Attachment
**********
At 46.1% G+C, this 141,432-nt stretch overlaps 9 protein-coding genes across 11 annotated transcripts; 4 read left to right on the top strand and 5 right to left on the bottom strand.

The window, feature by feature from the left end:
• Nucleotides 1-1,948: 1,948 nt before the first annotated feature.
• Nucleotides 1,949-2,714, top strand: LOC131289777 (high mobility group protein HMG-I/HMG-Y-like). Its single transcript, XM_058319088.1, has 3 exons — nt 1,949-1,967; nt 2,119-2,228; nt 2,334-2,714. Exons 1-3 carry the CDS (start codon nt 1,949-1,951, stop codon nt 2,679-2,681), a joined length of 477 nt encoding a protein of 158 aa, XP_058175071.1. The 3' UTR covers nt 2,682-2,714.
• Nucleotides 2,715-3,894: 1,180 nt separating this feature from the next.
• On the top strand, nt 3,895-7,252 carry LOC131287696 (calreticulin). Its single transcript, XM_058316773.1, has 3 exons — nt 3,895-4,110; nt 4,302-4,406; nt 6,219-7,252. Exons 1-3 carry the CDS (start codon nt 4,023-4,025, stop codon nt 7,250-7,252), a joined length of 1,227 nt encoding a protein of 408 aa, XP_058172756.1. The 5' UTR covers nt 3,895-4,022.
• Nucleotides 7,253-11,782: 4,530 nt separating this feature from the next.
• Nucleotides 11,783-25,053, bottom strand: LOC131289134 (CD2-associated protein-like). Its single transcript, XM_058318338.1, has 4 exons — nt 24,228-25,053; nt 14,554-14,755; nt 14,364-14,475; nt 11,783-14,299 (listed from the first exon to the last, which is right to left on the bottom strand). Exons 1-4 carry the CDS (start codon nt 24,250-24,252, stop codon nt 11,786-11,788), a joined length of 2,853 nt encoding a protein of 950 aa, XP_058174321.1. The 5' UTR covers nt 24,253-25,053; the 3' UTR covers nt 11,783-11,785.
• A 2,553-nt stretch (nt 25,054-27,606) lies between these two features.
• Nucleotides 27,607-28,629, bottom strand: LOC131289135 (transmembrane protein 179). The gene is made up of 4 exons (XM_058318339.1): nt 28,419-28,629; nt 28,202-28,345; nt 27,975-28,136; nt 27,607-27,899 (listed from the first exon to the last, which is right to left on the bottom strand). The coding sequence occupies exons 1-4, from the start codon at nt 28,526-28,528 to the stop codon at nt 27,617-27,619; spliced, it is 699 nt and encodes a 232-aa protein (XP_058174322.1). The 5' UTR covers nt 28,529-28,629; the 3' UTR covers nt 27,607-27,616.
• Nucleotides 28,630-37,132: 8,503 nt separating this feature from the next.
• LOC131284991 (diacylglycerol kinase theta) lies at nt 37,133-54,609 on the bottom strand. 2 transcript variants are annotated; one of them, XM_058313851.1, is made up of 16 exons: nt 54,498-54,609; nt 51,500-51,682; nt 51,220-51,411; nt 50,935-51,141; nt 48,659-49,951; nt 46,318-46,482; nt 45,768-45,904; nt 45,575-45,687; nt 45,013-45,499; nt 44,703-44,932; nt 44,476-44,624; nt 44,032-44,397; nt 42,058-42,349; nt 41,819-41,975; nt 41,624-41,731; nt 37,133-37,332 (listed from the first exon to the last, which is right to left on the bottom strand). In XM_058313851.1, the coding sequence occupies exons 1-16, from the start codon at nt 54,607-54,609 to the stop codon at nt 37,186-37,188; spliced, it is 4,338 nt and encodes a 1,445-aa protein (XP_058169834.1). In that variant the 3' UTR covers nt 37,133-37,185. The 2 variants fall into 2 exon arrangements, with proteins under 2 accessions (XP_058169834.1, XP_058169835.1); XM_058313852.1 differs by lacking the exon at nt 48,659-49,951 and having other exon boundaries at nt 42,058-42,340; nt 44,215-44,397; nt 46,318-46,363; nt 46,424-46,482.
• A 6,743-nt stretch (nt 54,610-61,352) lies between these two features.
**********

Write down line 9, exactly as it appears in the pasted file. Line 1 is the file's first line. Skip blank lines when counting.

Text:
• A 2,553-nt stretch (nt 25,054-27,606) lies between these two features.